Four years after the death of a famed war photographer (Isabelle Huppert), her family are still dealing with her death to varying degrees. When a New York Times journalist promises to write an article about the late photographer, revealing the truth about her death, the family is left to deal with the implications of the truth.
Another first English language feature at Cannes, this time from Danish director Joaquim Trier, whose previous film Oslo, August 31st won acclaim at the festival in 2011. The story seems rather simple, and in some ways it is, but it also feels a little too close to Juliette Binoche’s A Thousand Times Goodnight, which was only released in Ireland last yeat.
Isabelle Huppert appears in flashback, as the family try to reconcile the past and the future. She is magnetic as usual, but feels more like a catalyst than a fully rounded character. Gabriel Byrne plays the grieving and rather bewildered father of two sons; one of whom appears to have his life together, and the other whose teen life is falling apart. Jesse Eisenberg plays Jonah, the older of the two sons, who arrogantly believes that his life is on track, but soon realises that this is not the case. Eisenberg has a brilliantly comic opening scene, but this falls by the wayside as the film goes on. Devin Druid plays the younger son Conrad as angry and sulky – a typical ten, one might say – who has a vein of narcissism running through him. The cast do well enough with what they are given, but are let down by a baffling and rather pointless story.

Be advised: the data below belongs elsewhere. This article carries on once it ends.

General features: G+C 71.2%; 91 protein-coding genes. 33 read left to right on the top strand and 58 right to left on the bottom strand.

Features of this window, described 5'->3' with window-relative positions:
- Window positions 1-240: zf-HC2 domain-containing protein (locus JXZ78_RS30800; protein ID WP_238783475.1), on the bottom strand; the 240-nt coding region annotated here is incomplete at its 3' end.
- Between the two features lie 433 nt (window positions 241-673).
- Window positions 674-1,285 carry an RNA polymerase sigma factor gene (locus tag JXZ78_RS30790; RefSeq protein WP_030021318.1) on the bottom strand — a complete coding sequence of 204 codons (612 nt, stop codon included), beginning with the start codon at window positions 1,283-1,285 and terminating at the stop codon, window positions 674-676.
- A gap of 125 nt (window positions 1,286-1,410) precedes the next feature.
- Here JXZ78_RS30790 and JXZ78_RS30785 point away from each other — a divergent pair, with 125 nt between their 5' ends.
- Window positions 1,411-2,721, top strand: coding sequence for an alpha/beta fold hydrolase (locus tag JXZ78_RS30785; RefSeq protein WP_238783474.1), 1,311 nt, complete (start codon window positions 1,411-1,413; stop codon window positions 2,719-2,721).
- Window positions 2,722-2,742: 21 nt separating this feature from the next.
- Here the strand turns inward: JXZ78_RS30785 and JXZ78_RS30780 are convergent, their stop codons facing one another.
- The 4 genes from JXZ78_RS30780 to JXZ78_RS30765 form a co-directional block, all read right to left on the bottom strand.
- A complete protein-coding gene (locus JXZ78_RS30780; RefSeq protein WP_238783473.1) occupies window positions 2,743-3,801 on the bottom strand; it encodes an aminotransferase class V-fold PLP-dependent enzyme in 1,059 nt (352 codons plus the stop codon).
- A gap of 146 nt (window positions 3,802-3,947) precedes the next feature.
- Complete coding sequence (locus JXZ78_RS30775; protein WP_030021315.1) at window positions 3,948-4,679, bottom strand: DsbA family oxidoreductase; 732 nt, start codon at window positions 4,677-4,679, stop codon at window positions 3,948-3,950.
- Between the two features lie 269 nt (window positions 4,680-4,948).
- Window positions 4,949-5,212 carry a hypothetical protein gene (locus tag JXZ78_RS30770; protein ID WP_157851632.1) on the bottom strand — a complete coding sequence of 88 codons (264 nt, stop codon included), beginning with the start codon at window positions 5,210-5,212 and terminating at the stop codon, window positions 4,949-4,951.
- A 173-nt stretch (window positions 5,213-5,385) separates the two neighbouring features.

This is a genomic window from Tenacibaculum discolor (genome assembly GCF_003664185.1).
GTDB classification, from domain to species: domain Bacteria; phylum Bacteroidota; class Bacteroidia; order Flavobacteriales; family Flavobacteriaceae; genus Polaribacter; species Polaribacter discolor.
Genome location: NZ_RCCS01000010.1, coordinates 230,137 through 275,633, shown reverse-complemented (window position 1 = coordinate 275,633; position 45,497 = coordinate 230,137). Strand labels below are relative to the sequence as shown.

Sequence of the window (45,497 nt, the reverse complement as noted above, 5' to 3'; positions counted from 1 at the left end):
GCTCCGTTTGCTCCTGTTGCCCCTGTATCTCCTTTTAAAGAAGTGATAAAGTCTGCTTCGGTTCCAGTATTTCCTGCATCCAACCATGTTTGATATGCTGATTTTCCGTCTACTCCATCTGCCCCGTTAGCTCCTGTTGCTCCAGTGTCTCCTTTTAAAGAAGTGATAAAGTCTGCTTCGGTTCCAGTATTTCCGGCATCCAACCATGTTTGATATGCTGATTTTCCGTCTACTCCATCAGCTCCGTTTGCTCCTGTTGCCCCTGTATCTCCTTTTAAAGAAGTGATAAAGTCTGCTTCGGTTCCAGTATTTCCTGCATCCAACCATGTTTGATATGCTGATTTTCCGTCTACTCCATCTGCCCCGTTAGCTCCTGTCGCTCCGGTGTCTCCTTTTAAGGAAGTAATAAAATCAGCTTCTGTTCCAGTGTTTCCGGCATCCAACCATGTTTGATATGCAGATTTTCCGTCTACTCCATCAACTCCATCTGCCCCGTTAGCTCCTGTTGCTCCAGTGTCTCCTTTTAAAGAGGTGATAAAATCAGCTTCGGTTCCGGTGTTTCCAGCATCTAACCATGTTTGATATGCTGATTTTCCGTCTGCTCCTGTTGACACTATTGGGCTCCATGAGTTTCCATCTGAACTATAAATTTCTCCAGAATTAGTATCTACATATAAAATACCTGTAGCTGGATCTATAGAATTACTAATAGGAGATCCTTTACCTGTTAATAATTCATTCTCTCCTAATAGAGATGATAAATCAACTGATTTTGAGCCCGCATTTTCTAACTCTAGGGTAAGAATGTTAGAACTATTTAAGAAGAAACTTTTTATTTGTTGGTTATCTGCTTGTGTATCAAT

Joachim Trier and Eskil Vogt’s screenplay attempts to deal with the varying degrees of grief, and how emotions and grief becomes dulled the more time passes. While the film starts off well and seems to be working toward a satisfying emotional resolution, this never truly comes to pass, and the road to the final act of the film is so littered with actions and moments that never really connect.
As director, Trier tries to tie the family’s individual stories together, as secrets about the past are revealed and emotions change due to the passage of time, but the uneventful and muddled screenplay works against him. There are some moments of greatness, such as Conrad’s stream of consciousness letter that he gives to his crush is beautifully realised, but this moment never truly connects, and is never resolved in the framework of the film.
In all, Louder Than Bombs implies, from its title, that the emotional fallout of war and death is truly devastating, but all we see in the film are selfish characters making strange decisions, and a fragmented story that never truly comes together.